While Martin Luther King Jr. “left volumes and volumes of written material,” Rosemary Harris Lytle told her Bethel College audience, she had come “all the way from Colorado Springs” to talk about just seven of his words.

From King's famous letter written in April 1963 from Birmingham City Jail, those words were: 'the appalling silence of the good people.'From King’s famous letter written in April 1963 from Birmingham City Jail, those words were: the appalling silence of the good people.

Lytle, president of the NAACP for Colorado, Montana and Wyoming, was the keynote speaker for Bethel’s annual celebration of the King holiday, on Jan. 21 this year.

King wrote his open letter in response to one he had just received from eight members of the Alabama clergy, in which they called nonviolent action for civil rights – for which King had been jailed – unwise and untimely.

King’s response to the implied request to Wait, Lytle said, was to note that this Wait has almost always meant Never. Justice delayed is justice denied.

She continued, quoting from Letter from Birmingham City Jail, Oppressed people cannot remain oppressed forever. The yearning for freedom eventually manifests itself, and that is what has happened to the American Negro. Something within him has reminded him of his birthright of freedom, and something without him has reminded him that it can be gained.

Lytle noted that, on the evening of Jan. 21, 2013, we are standing on this moment of history – the day of the second inauguration of the United States’ first black president, in the year that will see the 150th anniversary of Abraham Lincoln’s signing the Emancipation Proclamation and the 50th anniversary, in August, of the March on Washington for Jobs and Freedom.

I’m thankful that Martin Luther King was here at Bethel [Jan. 21, 1960] – the splendor of history right on this campus, Lytle said. But I’m most thankful for what King did 50 years ago [in April], when he allowed himself to be arrested. He could have gone off and taught at Harvard or Yale. He could have gone to another country and been a dignitary. Instead he allowed himself to be arrested and he started a movement.

It occurs to me that each year when we celebrate King’s legacy, we sentimentalize it more and more, she continued. We make it a birthday party, when we need to remember that as surely as he was born, he died. He was assassinated. He was a young man. We need to remember the grief of his family and his friends. We need to use it as a day, a weekend, a week of action.

We have to speak out in this country, she said, or we’re part of the problem.

Bethel’s Martin Luther King celebration also included contributions from students, who started the program with a flash mob-style recitation of excerpts from King’s I have a dream speech and who sang and led the audience in singing Hezekiah Walker’s I need you to survive.

Kevin Coash, senior from El Dorado, won the annual student poetry contest held the week before the King Day celebration. He read an original poem, as yet untitled, he said, along with Small Comment by Sonia Sanchez and Caged Bird by Maya Angelou.

The next day, Lytle led a seminar – which drew enough interest that it had to be moved from its original classroom venue to Krehbiel Auditorium – on Uncovering the New Jim Crow: Mass Incarceration in the U.S.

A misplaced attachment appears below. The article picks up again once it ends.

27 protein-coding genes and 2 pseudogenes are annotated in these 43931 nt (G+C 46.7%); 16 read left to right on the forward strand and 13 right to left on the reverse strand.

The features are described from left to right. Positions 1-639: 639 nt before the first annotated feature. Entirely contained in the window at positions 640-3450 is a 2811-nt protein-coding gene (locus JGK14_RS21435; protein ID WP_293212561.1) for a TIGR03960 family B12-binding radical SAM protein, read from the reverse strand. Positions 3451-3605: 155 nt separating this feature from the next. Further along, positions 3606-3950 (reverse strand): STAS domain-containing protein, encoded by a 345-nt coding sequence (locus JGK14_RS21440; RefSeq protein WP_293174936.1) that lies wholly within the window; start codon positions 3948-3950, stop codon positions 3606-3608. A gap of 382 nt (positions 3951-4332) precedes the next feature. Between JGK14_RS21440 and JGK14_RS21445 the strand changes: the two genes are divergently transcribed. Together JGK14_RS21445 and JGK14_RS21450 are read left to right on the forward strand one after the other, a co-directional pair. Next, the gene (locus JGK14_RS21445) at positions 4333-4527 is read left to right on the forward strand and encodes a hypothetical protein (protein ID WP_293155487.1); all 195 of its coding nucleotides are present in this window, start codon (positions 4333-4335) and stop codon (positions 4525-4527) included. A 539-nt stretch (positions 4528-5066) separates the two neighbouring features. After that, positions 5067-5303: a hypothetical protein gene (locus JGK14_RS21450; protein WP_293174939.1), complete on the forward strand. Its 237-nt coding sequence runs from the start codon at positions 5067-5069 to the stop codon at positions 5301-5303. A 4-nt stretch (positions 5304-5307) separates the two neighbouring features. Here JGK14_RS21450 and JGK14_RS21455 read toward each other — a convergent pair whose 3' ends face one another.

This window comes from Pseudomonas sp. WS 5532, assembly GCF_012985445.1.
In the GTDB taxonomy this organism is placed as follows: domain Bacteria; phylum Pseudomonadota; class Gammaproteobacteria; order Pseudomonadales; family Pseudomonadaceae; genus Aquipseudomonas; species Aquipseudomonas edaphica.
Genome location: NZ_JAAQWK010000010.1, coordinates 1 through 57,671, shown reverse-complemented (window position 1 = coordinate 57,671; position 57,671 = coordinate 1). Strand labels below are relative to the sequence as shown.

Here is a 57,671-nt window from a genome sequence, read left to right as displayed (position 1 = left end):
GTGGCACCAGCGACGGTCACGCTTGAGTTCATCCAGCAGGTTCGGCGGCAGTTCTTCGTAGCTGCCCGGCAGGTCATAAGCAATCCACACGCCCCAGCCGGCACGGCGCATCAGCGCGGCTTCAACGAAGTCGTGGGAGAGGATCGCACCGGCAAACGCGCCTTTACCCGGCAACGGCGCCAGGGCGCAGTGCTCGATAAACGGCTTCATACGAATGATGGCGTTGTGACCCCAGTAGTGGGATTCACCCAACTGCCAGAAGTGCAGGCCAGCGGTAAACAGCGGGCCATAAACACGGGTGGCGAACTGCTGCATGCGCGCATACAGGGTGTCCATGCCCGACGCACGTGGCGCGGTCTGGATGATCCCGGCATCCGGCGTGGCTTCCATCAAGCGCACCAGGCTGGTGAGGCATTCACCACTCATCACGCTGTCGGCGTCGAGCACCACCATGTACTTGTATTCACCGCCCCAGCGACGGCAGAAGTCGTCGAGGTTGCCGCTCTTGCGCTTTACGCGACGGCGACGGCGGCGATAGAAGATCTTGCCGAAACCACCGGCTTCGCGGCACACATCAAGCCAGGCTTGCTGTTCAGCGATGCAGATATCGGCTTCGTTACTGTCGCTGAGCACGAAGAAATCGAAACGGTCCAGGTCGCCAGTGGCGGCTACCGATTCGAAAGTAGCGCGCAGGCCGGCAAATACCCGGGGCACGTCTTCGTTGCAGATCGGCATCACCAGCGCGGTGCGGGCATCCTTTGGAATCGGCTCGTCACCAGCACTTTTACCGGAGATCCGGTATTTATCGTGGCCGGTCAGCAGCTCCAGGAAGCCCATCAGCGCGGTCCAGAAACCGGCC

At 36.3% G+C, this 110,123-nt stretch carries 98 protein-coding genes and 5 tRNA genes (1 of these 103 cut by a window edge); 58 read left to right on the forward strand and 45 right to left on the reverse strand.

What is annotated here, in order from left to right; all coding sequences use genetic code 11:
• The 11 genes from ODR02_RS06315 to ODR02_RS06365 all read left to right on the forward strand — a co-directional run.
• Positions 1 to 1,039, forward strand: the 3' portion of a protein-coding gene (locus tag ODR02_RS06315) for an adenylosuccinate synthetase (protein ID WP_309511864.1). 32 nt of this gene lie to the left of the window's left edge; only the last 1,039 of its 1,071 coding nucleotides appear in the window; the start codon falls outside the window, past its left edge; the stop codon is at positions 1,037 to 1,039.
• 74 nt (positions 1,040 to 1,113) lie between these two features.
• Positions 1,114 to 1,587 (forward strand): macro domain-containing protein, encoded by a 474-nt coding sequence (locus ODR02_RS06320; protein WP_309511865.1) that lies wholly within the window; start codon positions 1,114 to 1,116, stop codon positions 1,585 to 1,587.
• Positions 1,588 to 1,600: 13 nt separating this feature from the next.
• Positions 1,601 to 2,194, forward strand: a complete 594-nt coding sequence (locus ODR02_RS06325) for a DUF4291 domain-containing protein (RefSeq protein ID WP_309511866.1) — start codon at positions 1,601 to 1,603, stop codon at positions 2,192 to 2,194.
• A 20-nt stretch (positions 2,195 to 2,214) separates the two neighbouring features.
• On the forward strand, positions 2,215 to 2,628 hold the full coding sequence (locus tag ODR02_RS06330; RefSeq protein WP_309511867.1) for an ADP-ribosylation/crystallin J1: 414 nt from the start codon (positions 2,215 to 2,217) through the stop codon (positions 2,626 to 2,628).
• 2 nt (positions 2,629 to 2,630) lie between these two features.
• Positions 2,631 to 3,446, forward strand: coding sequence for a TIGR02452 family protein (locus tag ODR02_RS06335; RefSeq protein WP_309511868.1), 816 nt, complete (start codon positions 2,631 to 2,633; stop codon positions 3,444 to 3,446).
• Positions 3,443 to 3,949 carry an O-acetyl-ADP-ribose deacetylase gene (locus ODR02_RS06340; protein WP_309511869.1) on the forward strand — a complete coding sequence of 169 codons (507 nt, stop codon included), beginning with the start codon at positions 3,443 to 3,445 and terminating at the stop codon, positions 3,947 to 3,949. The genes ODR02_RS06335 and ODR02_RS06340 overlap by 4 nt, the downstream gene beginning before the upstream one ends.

Drawing heavily on Michelle Alexander’s 2010 book The New Jim Crow: Mass Incarceration in the Age of Colorblindness, Lytle pointed out that slavery, Jim Crow and mass incarceration are all tied together.

Jim Crow refers to a set of strictly followed rules that whites imposed on African Americans in the South, from soon after the end of the Civil War until civil rights legislation in the latter part of the 20th century legally overturned them.

Yet even with Jim Crow laws off the books for decades, Lytle noted that in most of the United States, convicted felons are denied the right to vote as well as being discriminated against in employment, housing, education and public benefits.

This is done by way of systems set up in this supposedly colorblind country. First there was slavery, then Jim Crow, now incarceration.

Young black men are imprisoned at anywhere from a 20 to 50 percent higher rate than whites, Lytle said. Criminality has always been used to stigmatize black men in this country.

Lytle expressed hope that learning about what she called a new civil movement would serve as a call to action.

I encourage you not to be discouraged, she said. Use what you have – education, training, perhaps employment, privilege – for good.

One African-American student noted that a common question from his white peers when there are issues raised about diversity and privilege is Do you want me to feel sorry? My answer is No, I want you to understand, he said.

That’s a good comment, a good question, Lytle said. I feel sorry about what happened. But I don’t want you to feel so bad you’re paralyzed.

As the good people, we have to speak out. I want you to want to join me in this work. Even if it’s something you do on this campus. Even if it’s just the example of friendship. It shouldn’t be only about [rights for] blacks, or for gays and lesbians, or for women, or for Hispanics, or for immigrants. I want you to join my hand in friendship and then let’s do this together.